Iran’s military chief: Pakistan has started operations against terrorists

February 18, 2019

TEHRAN - Major General Mohammad Hossein Baqeri, the Iranian Armed Forces Chief of Staff, said on Monday that Pakistan has started operations against terrorists’ hideouts since Sunday.

However, he said, “We have announced that if you are not able to counter [terrorists], we will take action and avenge the blood of our dear ones.”

Late on Wednesday, a car laden with explosives hit a bus of soldiers on Zahedan-Khash road in the border province of Sistan-Balouchestan killing 27 and injuring the remaining 13.

Terrorists usually use Pakistan’s soil as a safe haven to carry out attacks inside Iran.

Iran has always been complaining that Pakistan fails to fully guard its borders with Iran. Pakistan has rejected repeated calls by Iran for joint operations against terrorists inside Pakistan.

Parliament Speaker Ali Larijani said on Sunday that the Pakistani government should account for the terrorist attack. Larijani said Pakistan "cannot act irresponsibly", noting that "such behavior will severely damage the level of cooperation" between the neighboring countries.

Speaking at an event in Hormozgan province on Sunday, President Hassan Rouhani also threatened revenge against terrorists, saying he "regrets" the "wrong policies" of Iran's neighbors, without mentioning Pakistan.

On Sunday, Iranian Foreign Ministry summoned Riffat Masood, the Pakistani ambassador to Tehran, over the terrorist attack.

Foreign Ministry spokesman Bahram Qassemi said Iran "explicitly conveyed" to Ambassador Masoud that Tehran expects Islamabad and its military "to make a serious and decisive action" against the Jaish al-Adl  group and its base inside its territory. Qassemi also said the ministry asked Pakistan to take "immediate and necessary measures" to identify and arrest the attackers.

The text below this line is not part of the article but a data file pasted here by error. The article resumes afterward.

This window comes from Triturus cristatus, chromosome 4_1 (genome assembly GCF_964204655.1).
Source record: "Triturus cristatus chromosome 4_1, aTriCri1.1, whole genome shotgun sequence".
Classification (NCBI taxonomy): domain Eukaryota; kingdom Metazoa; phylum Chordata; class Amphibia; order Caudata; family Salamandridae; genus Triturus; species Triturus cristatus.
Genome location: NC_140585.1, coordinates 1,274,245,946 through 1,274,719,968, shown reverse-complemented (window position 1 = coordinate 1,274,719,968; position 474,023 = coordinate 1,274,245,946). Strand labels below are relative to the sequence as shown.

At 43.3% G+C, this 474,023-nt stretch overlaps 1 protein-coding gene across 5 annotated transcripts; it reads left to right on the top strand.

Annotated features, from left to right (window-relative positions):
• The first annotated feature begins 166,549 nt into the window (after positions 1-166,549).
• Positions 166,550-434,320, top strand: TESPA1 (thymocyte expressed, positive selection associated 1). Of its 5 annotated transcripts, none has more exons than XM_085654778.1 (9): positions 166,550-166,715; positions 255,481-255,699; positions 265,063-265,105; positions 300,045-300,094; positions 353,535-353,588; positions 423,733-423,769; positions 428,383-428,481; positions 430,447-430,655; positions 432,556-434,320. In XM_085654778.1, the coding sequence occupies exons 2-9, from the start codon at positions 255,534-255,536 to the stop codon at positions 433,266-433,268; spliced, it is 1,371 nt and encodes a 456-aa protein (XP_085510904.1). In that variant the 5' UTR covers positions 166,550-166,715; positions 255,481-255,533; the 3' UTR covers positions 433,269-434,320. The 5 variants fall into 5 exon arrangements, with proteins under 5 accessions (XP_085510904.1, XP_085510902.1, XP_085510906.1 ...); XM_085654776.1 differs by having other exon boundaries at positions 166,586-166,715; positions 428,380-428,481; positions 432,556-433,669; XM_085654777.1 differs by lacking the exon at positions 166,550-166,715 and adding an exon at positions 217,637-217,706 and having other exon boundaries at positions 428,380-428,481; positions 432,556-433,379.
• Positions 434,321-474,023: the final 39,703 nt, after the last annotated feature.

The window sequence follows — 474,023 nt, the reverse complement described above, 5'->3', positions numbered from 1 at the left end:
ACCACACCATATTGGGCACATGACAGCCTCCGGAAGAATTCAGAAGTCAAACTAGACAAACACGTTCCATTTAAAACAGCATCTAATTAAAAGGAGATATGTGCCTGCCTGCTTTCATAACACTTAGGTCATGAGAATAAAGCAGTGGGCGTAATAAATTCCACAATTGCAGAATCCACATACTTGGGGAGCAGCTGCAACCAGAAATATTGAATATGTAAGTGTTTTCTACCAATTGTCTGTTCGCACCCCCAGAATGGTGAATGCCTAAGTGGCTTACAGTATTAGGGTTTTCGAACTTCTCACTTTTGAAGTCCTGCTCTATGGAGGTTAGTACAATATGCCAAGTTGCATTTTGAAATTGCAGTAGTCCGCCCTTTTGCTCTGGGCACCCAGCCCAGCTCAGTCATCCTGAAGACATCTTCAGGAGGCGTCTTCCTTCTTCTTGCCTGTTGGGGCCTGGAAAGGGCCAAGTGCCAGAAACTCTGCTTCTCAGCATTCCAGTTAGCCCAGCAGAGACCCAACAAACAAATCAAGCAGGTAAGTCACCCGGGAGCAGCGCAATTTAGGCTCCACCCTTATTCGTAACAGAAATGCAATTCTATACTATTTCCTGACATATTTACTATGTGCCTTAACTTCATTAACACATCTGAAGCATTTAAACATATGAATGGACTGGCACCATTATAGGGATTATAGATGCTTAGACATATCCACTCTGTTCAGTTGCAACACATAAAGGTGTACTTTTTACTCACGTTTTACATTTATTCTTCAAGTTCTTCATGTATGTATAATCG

In a phone conversation on Sunday, Pakistani Foreign Minister Shah Mehmood Qureshi told his Iranian counterpart Mohammad Javad Zarif that Pakistan will send a delegation to Iran over the attack.

Qureshi strongly condemned the attack and said Pakistan is ready to “cooperate” in investigating the terrorist act. 

Taha Siddiqui, a Pakistani journalist and founder of safenewsrooms.org, has told Al Jazeera that "many of these groups have Saudi funding, but since Pakistan is dependent on Saudi aid, it turns a blind eye," on the existence of Jaish al-Adl and other armed groups.

Jaish al-Adl was founded after its parent group, the al-Qaeda-affiliated Jundullah, was dissolved following the capture and execution of its leader, Abdolmalek Rigi, by Iran in 2010.

In 2013, the group abducted and killed 14 Iranian forces in an ambush near the Iranian-Pakistani border.

The following year, at least five members of the Iranian security forces were also abducted.

In October 2018, the armed group abducted 12 Iranian security personnel near the city of Zahedan. Pakistani security forces later intervened and secured the release of at least five of the 12 abductees.

In November 2018, the Iranian Interior Ministry warned that Iranian armed forces may launch operations against terrorists inside the Pakistani territory in case Islamabad fails to do its part.

NA/PA
 

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